They just keep climbing on. More than 90 Canadian writers, including a lot of the big names, have come on board as signatories to an online letter to Israeli and Canadian authorities.
The writers are calling for two things: a halt in the eviction of 1,000 Palestinians from various villages in the southern Hebron Hills in the occupied West Bank which has been designed as a military firing range and, secondly, an end to a planned forcible relocation of an estimated 20,000 to 70,000 Israeli citizens of Bedouin background this coming August from their 35 communities in the Negev within the state of Israel itself.
Margaret Atwood is rightfully Canada's grande dame of letters. The Massey Lectures are the pre-eminent showcase for academic thought in this country. The National Film Board is Canada's pioneering institute of innovative film production. Jennifer Baichwal is an award-winning director of thoughtful and visually stunning films. You might expect the nexus of these elements to render the film version of Atwood's Payback the greatest adaptation of all time. But Payback the film is not an adaptation of Payback the book. The film is a creative reimagining of the book, which requires not a little chutzpah when you are working with Atwood material.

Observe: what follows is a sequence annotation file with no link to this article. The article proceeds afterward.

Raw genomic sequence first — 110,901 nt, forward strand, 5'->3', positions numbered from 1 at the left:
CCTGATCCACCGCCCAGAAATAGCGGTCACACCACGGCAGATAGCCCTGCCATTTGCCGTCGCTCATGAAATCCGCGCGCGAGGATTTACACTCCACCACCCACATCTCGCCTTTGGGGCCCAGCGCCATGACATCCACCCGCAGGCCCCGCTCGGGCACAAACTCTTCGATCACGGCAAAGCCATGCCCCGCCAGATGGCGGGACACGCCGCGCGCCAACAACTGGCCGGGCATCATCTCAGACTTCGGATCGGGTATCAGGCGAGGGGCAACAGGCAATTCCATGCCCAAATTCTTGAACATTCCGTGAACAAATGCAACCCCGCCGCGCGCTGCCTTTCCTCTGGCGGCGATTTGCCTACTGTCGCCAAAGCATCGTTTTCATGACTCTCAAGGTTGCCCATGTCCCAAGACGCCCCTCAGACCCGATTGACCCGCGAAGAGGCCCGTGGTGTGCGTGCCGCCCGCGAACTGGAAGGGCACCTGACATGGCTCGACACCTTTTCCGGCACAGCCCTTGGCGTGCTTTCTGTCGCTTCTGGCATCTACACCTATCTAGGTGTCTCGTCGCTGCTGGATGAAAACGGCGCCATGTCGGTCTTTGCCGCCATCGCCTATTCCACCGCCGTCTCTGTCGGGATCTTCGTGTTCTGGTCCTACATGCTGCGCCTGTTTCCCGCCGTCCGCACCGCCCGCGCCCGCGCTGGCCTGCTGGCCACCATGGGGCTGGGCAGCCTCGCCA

This past Pride, Toronto's Rob Ford decided to break with the tradition of his mayoral predecessors and skip the city's largest queer parade. He said he has been going to his cottage that weekend every year as a family tradition. Photographers went to see what the mayor did that day, but no one got the shot or the story. "I was there swinging on the tire and trying to ride my bike," says Ivory Towers, the Queen of Sodom. "I've seen some things that a woman ain't supposed to see -- from my lawn chair." This Sodom show is based on Ivory Towers' interpretation of what happened at the Ford cottage that infamous weekend.
Fresh from two sold-out screenings at the Toronto International Film Festival, <!--break-->SURVIVING PROGRESS is the film inspired by Ronald Wright's bestseller and CBC Massey Lectures, "A Short History of Progress”.